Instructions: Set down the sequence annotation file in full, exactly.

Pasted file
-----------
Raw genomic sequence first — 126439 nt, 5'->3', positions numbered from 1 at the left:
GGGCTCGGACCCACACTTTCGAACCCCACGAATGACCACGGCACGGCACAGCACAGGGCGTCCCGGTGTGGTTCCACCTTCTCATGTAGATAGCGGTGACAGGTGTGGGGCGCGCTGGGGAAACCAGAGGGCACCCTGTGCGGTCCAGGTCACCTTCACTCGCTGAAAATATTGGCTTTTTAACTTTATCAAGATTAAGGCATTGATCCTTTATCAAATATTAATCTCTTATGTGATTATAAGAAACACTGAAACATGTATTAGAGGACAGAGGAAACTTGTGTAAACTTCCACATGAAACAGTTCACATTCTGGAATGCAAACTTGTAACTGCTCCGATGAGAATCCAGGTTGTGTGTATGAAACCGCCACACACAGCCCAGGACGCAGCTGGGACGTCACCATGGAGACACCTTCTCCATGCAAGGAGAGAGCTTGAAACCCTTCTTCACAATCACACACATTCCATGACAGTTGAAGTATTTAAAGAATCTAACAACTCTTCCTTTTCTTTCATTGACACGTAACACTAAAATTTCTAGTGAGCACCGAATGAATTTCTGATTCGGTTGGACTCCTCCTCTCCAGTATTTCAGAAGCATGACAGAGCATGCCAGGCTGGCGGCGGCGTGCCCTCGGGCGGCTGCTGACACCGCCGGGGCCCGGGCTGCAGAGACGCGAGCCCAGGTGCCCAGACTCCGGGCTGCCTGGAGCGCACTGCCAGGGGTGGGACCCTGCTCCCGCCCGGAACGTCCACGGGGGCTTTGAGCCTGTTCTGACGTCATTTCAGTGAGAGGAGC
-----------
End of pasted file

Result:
Raw genomic sequence first — 126439 nt, 5'->3', positions numbered from 1 at the left:
GGGCTCGGACCCACACTTTCGAACCCCACGAATGACCACGGCACGGCACAGCACAGGGCGTCCCGGTGTGGTTCCACCTTCTCATGTAGATAGCGGTGACAGGTGTGGGGCGCGCTGGGGAAACCAGAGGGCACCCTGTGCGGTCCAGGTCACCTTCACTCGCTGAAAATATTGGCTTTTTAACTTTATCAAGATTAAGGCATTGATCCTTTATCAAATATTAATCTCTTATGTGATTATAAGAAACACTGAAACATGTATTAGAGGACAGAGGAAACTTGTGTAAACTTCCACATGAAACAGTTCACATTCTGGAATGCAAACTTGTAACTGCTCCGATGAGAATCCAGGTTGTGTGTATGAAACCGCCACACACAGCCCAGGACGCAGCTGGGACGTCACCATGGAGACACCTTCTCCATGCAAGGAGAGAGCTTGAAACCCTTCTTCACAATCACACACATTCCATGACAGTTGAAGTATTTAAAGAATCTAACAACTCTTCCTTTTCTTTCATTGACACGTAACACTAAAATTTCTAGTGAGCACCGAATGAATTTCTGATTCGGTTGGACTCCTCCTCTCCAGTATTTCAGAAGCATGACAGAGCATGCCAGGCTGGCGGCGGCGTGCCCTCGGGCGGCTGCTGACACCGCCGGGGCCCGGGCTGCAGAGACGCGAGCCCAGGTGCCCAGACTCCGGGCTGCCTGGAGCGCACTGCCAGGGGTGGGACCCTGCTCCCGCCCGGAACGTCCACGGGGGCTTTGAGCCTGTTCTGACGTCATTTCAGTGAGAGGAGC